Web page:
WWF “Troubled” By New Alleged Human Rights Violation

After guards at a wildlife park funded by the World Wide Fund for Nature were accused of killing a 24-year-old Nepalese man earlier this month, the leading conservation organization said it would campaign for “diligence” in the investigation.

The case bears a notable resemblance to another alleged murder in Chitwan highlighted in a 2019 BuzzFeed News investigation into the beloved megacharity’s funding of guards accused of human rights abuses. The series prompted WWF to revise its human rights policy, commission a comprehensive internal review of its practices, and promise to take “swift and appropriate action” to address any “deficiencies uncovered by the review”.

Raj Kumar Chepang died on July 22nd after allegedly being tortured by army officers helping patrol the park, the Kathmandu Post reported.

In the week before Kumar’s death, he and his friends were briefly arrested by the army for collecting ghongi, a type of snail considered a delicacy, the Post reported. His father told the newspaper that Kumar complained of “physical ailments” after the army released him and went to the hospital later that week, where he died. Police said they were waiting for the autopsy report, which would confirm the cause of death.

A friend who said he was also detained told the newspaper that the soldiers beat them and forced them to carry heavy logs and do 100 push-ups. The Nepalese army denied torturing or beating them.

WWF is “very concerned about these reports” and has “contacted government agencies to understand what has happened and to urge that they be properly investigated,” a spokesman told BuzzFeed News. “We know that the Nepalese government has launched such an investigation.”

“In our ongoing dialogue with government officials, WWF has emphasized that nature conservation should never come at the expense of human rights and well-being,” added the WWF spokesman. “The WWF has endeavored to stay in close contact with the Nepalese government and to exercise due diligence in investigating these events and taking appropriate steps to bring the perpetrators to justice.”

Chitwan National Park did not respond to a request for comment.

Several human rights groups have launched their own investigations into the park’s alleged involvement in the forcible displacement of an indigenous settlement near its borders. Chitwan officials set fire to two huts, one of the organizations said in a statement, and destroyed eight others with elephants. Villagers were homeless in the middle of the coronavirus pandemic.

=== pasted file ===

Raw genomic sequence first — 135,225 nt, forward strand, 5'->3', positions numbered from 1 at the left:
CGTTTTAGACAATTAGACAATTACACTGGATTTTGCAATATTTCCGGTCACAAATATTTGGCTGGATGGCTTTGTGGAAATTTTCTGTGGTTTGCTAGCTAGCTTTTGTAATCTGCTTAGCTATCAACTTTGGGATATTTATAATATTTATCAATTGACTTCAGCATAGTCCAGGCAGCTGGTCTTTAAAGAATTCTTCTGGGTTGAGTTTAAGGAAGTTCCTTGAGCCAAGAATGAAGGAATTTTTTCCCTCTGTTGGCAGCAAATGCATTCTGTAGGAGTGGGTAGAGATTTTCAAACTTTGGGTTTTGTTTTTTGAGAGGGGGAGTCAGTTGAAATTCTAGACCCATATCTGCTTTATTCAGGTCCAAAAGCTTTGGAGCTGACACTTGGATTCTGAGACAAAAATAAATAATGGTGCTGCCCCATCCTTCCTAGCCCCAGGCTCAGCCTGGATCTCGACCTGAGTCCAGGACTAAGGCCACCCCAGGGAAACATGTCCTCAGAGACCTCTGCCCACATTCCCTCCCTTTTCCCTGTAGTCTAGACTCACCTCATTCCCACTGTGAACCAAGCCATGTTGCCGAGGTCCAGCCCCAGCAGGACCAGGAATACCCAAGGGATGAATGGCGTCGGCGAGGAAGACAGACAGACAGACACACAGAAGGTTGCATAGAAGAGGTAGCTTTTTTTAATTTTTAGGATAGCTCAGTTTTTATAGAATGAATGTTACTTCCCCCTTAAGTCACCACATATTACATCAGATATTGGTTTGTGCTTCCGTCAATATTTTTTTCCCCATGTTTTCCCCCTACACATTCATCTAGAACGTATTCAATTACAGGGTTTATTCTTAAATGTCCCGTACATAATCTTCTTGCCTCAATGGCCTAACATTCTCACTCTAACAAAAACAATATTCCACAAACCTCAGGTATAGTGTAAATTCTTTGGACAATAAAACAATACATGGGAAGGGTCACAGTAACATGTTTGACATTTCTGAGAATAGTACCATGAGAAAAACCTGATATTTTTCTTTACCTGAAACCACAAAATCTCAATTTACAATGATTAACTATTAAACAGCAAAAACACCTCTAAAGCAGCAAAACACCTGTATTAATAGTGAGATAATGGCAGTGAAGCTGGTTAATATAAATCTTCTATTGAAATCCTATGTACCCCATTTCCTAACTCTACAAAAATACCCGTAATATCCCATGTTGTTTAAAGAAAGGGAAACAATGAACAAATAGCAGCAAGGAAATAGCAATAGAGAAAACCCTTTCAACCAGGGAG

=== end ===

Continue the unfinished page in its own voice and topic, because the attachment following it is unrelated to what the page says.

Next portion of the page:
“WWF needs to seriously investigate this case and ensure family justice,” said Praveen Kumar of the THRD Alliance, one of the groups investigating Kumar’s death.

“The army only cares about animals,” said Birendra Mahato, chairman of the Tharu Culture Museum and Research Center. “They are also supposed to support the local population, but they are not serious about supporting marginalized communities.”

BuzzFeed News previously detailed WWF’s decades of support for the armed guards fighting poaching in Chitwan National Park. During this time, indigenous villagers accused the guards of beatings, torture, sexual assault and murders. Park officials confiscated their firewood and vegetables and forced them to do unpaid work.

In 2006, several anti-poaching guards in Chitwan were charged with murder after they arrested Shikharam Chaudhary without evidence and allegedly tortured him to death. Afterwards, WWF employees on site in Nepal jumped into action – not to demand justice, but to advocate the disappearance of the charges. When the Nepalese government dropped the case months later, the charity declared it a victory in the fight against poaching. WWF Nepal continued to fund the park and worked closely with the rangers charged with killing it.

WWF Nepal later hired one of them to work for the charity. There was a second, Kamal Jung Kunwar, a special prize against poaching. By then, Kunwar had written a comprehensive treatise detailing how he used waterboarding as a survey technique.

Kunwar’s photo appeared in a January 2020 WWF Nepal blog post about the charity’s ongoing work to combat poaching. WWF removed the post after BuzzFeed News asked for comment.

The website of WWF Nepal states that Chitwan National Park is partly funded by the US Agency for International Development. USAID did not respond to a request for comment at press time. The charity does not disclose how much money it spends on anti-poaching paramilitary forces and law enforcement agencies.

American taxpayers have spent millions of dollars to fund WWF-backed forces in areas where guards have been accused of rape and murder. This is evident from documents received from BuzzFeed News. Some of the funds went to parks where WWF knew guards were being charged with brutal abuse of local villagers – not the international poaching kingpins they are targeting, according to the charity.

The BuzzFeed News investigation found a pattern of abuse in national parks not just in Nepal but across Asia and Africa. Top executives at the World Wide Fund for Nature had personally examined detailed evidence that charity-funded anti-poaching forces raped and tortured innocent people but continued to support those forces.

The series spurred bipartisan investigation and legislation that would prohibit the government from giving money to international conservation groups that fund or support human rights abuses. It also prompted reviews by the Government Accountability Office and Home Office, as well as separate government investigations in the UK and Germany.

In April 2019, WWF appointed Navi Pillay, the former UN High Commissioner for Human Rights, to chair its own investigation into alleged violations. The panel originally planned to publish its findings by the end of 2019, but did not. The panel did not respond to a request for comment.

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